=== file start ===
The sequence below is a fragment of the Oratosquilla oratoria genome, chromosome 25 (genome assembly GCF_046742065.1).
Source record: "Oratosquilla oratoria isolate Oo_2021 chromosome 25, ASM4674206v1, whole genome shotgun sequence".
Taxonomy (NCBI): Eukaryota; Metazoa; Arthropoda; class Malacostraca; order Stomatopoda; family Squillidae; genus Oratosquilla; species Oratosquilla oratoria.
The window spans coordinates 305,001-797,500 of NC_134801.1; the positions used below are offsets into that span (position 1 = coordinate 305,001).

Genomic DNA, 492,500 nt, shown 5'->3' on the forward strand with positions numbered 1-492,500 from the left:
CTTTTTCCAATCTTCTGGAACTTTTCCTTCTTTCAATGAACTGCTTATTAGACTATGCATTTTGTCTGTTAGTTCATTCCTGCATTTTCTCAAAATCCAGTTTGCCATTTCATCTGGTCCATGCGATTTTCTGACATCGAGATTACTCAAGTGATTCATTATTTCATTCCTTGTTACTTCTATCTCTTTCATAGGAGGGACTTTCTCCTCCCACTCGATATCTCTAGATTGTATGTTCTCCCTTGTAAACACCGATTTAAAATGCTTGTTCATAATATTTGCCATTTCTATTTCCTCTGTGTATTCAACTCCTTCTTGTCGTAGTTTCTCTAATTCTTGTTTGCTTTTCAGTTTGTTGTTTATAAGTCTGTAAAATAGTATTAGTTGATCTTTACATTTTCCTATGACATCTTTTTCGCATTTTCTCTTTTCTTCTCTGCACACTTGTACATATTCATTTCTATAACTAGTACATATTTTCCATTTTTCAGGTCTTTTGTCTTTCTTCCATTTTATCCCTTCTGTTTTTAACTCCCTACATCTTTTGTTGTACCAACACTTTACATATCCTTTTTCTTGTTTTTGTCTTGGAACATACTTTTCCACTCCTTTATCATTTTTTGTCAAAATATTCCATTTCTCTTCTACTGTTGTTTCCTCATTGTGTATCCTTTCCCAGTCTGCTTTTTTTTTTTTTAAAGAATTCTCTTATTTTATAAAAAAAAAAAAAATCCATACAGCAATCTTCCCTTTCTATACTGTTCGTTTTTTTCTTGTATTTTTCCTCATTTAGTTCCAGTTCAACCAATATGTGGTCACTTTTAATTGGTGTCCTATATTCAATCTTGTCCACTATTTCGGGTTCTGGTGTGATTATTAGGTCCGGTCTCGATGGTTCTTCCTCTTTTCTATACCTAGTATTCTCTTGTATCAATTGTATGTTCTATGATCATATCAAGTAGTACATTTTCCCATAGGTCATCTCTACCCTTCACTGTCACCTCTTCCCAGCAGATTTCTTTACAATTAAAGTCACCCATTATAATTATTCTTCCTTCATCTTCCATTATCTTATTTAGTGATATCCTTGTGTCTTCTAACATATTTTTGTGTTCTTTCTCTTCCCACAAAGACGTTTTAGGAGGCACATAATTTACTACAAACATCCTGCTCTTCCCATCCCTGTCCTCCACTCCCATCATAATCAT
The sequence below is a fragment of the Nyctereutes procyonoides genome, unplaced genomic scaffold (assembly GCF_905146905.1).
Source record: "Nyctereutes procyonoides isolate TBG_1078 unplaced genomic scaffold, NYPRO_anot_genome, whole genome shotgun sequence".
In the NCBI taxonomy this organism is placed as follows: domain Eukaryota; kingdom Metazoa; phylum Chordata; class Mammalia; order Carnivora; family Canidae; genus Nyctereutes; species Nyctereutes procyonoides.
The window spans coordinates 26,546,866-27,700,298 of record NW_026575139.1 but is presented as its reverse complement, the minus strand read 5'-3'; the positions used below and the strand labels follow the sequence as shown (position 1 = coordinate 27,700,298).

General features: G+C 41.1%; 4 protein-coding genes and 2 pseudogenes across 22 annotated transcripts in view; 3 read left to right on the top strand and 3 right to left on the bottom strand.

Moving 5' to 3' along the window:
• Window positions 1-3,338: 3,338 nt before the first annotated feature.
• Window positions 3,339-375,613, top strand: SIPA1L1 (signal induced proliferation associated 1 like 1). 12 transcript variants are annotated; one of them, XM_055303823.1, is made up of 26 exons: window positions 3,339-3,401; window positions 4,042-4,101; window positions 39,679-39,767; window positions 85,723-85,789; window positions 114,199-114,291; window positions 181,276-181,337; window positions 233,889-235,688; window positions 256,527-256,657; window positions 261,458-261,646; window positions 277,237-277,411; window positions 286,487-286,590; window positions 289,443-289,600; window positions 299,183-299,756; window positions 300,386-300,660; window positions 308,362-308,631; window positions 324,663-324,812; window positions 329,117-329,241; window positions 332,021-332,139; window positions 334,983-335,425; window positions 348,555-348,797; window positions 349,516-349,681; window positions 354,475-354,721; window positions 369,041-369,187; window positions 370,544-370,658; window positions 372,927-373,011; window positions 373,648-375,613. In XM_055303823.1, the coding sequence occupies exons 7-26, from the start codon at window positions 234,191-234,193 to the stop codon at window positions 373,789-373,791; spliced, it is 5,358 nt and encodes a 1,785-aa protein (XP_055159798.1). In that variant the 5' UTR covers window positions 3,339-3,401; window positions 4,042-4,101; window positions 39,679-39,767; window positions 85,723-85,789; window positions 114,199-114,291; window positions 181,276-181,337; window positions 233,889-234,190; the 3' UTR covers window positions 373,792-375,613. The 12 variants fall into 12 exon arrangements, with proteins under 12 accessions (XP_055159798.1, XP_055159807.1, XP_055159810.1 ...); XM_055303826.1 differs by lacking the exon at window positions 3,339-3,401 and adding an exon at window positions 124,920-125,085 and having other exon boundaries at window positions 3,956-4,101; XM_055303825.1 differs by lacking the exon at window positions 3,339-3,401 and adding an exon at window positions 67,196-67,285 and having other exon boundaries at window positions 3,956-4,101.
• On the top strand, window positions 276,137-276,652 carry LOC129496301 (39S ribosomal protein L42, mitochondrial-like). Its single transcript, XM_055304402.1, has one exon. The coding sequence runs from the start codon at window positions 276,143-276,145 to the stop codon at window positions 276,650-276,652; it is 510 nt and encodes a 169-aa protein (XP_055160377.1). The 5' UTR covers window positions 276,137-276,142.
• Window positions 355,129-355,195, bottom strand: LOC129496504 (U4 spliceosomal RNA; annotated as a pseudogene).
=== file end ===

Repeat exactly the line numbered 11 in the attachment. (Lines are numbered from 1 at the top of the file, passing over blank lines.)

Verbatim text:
General features: G+C 41.1%; 4 protein-coding genes and 2 pseudogenes across 22 annotated transcripts in view; 3 read left to right on the top strand and 3 right to left on the bottom strand.